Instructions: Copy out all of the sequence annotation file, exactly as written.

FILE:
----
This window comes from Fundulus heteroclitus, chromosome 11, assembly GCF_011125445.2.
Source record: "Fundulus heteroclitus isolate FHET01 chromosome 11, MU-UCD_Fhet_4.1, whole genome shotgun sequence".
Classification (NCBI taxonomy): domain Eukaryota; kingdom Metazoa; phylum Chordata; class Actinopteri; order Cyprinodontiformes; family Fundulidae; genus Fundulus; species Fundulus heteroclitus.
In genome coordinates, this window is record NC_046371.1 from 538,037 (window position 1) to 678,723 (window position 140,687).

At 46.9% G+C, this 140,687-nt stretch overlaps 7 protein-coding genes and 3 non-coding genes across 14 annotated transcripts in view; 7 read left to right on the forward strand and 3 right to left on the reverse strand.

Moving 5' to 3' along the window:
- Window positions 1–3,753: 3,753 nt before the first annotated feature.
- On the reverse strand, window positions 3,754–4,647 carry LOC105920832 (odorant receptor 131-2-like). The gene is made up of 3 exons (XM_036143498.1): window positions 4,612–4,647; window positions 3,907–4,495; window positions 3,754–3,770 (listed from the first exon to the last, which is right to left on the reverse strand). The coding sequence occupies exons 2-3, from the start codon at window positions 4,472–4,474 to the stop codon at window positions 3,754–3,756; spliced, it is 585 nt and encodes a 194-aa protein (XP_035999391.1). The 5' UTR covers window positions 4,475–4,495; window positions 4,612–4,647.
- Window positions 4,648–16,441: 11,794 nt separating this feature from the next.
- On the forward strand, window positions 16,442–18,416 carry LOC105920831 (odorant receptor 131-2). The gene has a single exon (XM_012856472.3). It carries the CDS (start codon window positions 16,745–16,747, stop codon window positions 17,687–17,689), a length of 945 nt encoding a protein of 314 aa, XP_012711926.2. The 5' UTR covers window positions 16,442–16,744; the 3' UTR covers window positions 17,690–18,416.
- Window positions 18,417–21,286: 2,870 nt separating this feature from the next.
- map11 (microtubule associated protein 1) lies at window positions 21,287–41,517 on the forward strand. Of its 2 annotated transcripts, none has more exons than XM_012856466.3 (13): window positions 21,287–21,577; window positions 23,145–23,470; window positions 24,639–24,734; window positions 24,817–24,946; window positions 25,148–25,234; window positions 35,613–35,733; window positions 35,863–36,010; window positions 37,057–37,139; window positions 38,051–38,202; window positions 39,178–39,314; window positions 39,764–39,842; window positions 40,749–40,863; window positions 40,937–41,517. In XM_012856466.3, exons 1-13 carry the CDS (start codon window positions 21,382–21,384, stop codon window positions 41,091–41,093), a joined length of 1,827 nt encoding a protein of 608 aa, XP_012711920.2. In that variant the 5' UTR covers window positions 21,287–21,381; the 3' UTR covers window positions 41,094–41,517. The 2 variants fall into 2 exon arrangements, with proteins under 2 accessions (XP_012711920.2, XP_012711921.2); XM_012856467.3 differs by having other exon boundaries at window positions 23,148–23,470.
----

This window comes from Fundulus heteroclitus, chromosome 11, assembly GCF_011125445.2.
Source record: "Fundulus heteroclitus isolate FHET01 chromosome 11, MU-UCD_Fhet_4.1, whole genome shotgun sequence".
Classification (NCBI taxonomy): domain Eukaryota; kingdom Metazoa; phylum Chordata; class Actinopteri; order Cyprinodontiformes; family Fundulidae; genus Fundulus; species Fundulus heteroclitus.
In genome coordinates, this window is record NC_046371.1 from 538,037 (window position 1) to 678,723 (window position 140,687).

At 46.9% G+C, this 140,687-nt stretch overlaps 7 protein-coding genes and 3 non-coding genes across 14 annotated transcripts in view; 7 read left to right on the forward strand and 3 right to left on the reverse strand.

Moving 5' to 3' along the window:
- Window positions 1–3,753: 3,753 nt before the first annotated feature.
- On the reverse strand, window positions 3,754–4,647 carry LOC105920832 (odorant receptor 131-2-like). The gene is made up of 3 exons (XM_036143498.1): window positions 4,612–4,647; window positions 3,907–4,495; window positions 3,754–3,770 (listed from the first exon to the last, which is right to left on the reverse strand). The coding sequence occupies exons 2-3, from the start codon at window positions 4,472–4,474 to the stop codon at window positions 3,754–3,756; spliced, it is 585 nt and encodes a 194-aa protein (XP_035999391.1). The 5' UTR covers window positions 4,475–4,495; window positions 4,612–4,647.
- Window positions 4,648–16,441: 11,794 nt separating this feature from the next.
- On the forward strand, window positions 16,442–18,416 carry LOC105920831 (odorant receptor 131-2). The gene has a single exon (XM_012856472.3). It carries the CDS (start codon window positions 16,745–16,747, stop codon window positions 17,687–17,689), a length of 945 nt encoding a protein of 314 aa, XP_012711926.2. The 5' UTR covers window positions 16,442–16,744; the 3' UTR covers window positions 17,690–18,416.
- Window positions 18,417–21,286: 2,870 nt separating this feature from the next.
- map11 (microtubule associated protein 1) lies at window positions 21,287–41,517 on the forward strand. Of its 2 annotated transcripts, none has more exons than XM_012856466.3 (13): window positions 21,287–21,577; window positions 23,145–23,470; window positions 24,639–24,734; window positions 24,817–24,946; window positions 25,148–25,234; window positions 35,613–35,733; window positions 35,863–36,010; window positions 37,057–37,139; window positions 38,051–38,202; window positions 39,178–39,314; window positions 39,764–39,842; window positions 40,749–40,863; window positions 40,937–41,517. In XM_012856466.3, exons 1-13 carry the CDS (start codon window positions 21,382–21,384, stop codon window positions 41,091–41,093), a joined length of 1,827 nt encoding a protein of 608 aa, XP_012711920.2. In that variant the 5' UTR covers window positions 21,287–21,381; the 3' UTR covers window positions 41,094–41,517. The 2 variants fall into 2 exon arrangements, with proteins under 2 accessions (XP_012711920.2, XP_012711921.2); XM_012856467.3 differs by having other exon boundaries at window positions 23,148–23,470.